book review: The “Food Matters” Cookbook

21 Sep

I have been coveting The Food Matters Cookbook: 500 Revolutionary Recipes for Better Living, by Mark Bittman, for a while, and I got it for my birthday. I’ve used it for a few weeks now, so I guess it’s time for my review.

For the most part, I like it. It contains a lot of how-to-cook ideas and bits about technique, in the recipe instructions sections. It’s simple and descriptive. My biggest peeve is that it doesn’t contain pictures, although I can understand why (it’s already a hefty book with just the text). The dishes I’ve made have been good, and it’s given me some great ideas for lunches and breakfasts, which are the hardest for me to keep interesting.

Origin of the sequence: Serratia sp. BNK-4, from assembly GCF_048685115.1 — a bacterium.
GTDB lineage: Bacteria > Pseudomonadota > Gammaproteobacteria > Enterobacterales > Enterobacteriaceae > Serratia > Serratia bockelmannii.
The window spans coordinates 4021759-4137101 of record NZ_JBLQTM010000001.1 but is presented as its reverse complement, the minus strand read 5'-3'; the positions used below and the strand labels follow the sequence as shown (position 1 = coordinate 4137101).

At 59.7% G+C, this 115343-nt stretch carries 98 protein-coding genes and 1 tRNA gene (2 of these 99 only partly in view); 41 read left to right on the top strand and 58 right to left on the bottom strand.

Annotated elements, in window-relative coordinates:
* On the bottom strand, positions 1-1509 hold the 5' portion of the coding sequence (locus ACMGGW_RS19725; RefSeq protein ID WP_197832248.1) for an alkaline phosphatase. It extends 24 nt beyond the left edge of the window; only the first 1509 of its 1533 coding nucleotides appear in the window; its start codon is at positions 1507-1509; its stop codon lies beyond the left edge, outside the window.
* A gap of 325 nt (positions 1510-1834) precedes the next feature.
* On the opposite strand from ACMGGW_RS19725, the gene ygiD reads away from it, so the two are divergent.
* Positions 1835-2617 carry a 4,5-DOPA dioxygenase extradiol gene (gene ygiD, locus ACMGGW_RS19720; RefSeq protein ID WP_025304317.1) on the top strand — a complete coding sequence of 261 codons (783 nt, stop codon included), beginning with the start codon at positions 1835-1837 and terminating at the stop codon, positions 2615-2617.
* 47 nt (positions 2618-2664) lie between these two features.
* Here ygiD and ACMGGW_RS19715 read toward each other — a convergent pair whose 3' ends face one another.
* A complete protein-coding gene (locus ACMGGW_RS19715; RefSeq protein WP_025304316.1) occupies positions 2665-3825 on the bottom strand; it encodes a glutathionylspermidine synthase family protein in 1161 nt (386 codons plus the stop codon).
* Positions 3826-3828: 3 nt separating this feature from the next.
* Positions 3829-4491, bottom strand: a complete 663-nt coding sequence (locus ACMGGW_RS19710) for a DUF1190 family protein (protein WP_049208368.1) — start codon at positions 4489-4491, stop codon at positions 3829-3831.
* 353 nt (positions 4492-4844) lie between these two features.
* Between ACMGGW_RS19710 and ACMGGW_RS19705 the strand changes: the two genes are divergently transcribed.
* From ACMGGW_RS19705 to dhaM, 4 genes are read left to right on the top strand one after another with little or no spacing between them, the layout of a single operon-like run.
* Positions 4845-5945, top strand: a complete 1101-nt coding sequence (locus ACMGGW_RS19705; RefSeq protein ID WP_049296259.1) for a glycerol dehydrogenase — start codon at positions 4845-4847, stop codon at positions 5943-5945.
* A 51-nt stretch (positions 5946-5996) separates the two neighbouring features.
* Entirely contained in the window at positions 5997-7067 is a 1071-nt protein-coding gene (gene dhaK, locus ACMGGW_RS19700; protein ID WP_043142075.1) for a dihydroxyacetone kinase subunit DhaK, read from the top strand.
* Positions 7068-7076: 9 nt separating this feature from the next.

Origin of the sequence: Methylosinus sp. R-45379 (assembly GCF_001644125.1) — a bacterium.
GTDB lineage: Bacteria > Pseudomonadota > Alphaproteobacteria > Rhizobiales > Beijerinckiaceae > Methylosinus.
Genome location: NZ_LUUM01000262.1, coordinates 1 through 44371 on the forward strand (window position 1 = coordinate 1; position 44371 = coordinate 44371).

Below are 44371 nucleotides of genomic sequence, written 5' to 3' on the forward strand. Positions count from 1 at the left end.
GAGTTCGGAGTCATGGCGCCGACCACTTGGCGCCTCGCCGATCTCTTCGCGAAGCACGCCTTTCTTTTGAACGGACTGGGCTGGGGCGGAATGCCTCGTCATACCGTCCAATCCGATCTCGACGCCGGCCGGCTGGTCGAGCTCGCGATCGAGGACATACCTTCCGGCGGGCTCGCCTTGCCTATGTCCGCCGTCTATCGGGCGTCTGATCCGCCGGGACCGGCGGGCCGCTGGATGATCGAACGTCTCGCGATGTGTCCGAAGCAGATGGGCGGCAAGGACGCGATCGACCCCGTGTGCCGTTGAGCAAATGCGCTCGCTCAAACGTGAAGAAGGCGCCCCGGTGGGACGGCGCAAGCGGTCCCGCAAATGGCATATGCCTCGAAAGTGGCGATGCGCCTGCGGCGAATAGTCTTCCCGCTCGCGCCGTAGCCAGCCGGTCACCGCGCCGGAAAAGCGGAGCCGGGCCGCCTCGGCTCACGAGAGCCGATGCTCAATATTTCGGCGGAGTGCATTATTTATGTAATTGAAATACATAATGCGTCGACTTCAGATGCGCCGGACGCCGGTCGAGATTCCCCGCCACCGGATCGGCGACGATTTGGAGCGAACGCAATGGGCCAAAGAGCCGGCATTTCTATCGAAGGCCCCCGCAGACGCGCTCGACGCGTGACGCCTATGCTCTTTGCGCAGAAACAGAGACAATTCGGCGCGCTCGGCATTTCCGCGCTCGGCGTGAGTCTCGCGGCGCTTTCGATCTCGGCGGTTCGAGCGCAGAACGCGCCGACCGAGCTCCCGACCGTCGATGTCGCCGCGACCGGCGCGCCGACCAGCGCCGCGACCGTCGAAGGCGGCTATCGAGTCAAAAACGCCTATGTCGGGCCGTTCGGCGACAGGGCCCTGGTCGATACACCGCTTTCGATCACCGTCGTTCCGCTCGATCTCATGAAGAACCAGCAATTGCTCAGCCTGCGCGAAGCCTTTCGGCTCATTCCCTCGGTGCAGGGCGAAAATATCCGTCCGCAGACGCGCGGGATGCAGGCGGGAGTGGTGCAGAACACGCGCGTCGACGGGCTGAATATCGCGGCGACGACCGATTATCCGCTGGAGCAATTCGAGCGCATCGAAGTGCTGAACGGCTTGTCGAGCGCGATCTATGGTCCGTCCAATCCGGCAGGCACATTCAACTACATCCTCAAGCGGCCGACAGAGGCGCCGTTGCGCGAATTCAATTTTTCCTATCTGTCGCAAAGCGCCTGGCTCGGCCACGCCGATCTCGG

In theory, I’d also like calorie counts, but in practice, these recipes are so flexible that it would be sort of pointless to include those. Bittman’s recipes are basic plans, not prescriptive or fussy blueprints. He includes plenty of choices and variations for almost every recipe. This approach encourages the use of seasonal produce, which I like.

This cookbook is aimed at readers who have read Bittman’s more argumentative book, Food Matters: A Guide to Conscious Eating with More Than 75 Recipes. I like both of these books very much, and I recommend them both. If you’re not interested in reading about food, though–you just want the recipes and that’s it–there’s no reason you can’t get the cookbook alone. The basic philosophy is simple, and it’s covered in the cookbook as much as it needs to be in order for you to understand it.


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